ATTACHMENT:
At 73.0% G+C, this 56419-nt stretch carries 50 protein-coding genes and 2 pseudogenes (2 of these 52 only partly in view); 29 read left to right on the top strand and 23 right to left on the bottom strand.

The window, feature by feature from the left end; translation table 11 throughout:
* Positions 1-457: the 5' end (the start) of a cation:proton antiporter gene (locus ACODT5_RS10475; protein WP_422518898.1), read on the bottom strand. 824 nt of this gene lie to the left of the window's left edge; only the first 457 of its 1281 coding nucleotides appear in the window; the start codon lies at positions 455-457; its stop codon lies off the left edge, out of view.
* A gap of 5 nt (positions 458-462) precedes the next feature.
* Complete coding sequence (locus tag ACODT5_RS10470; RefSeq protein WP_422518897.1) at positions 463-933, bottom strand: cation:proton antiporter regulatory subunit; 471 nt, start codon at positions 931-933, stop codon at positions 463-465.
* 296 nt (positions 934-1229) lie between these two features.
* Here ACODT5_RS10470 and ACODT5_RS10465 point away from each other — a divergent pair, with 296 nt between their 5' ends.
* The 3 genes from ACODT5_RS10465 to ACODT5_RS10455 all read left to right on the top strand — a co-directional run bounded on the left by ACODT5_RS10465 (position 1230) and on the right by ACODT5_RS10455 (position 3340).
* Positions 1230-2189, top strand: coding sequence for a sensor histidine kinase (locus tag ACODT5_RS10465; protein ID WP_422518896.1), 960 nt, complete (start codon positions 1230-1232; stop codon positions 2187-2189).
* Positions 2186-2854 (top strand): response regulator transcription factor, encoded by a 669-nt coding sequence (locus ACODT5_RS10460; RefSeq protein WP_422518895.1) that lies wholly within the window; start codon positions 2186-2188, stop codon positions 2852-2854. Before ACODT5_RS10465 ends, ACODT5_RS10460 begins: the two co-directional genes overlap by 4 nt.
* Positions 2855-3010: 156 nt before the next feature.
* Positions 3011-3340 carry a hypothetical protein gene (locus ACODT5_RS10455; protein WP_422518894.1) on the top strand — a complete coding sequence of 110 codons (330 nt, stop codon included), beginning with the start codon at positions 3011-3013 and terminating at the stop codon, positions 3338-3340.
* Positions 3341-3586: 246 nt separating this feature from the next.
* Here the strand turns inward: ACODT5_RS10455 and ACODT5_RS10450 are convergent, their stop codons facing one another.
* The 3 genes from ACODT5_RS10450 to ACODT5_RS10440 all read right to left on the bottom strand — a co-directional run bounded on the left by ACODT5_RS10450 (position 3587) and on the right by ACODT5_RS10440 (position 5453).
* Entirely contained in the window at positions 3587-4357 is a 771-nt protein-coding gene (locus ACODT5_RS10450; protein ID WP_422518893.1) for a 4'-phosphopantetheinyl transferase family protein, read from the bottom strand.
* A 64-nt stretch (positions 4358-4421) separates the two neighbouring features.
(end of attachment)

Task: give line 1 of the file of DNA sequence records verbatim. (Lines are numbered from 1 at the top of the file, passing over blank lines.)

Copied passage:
At 73.0% G+C, this 56419-nt stretch carries 50 protein-coding genes and 2 pseudogenes (2 of these 52 only partly in view); 29 read left to right on the top strand and 23 right to left on the bottom strand.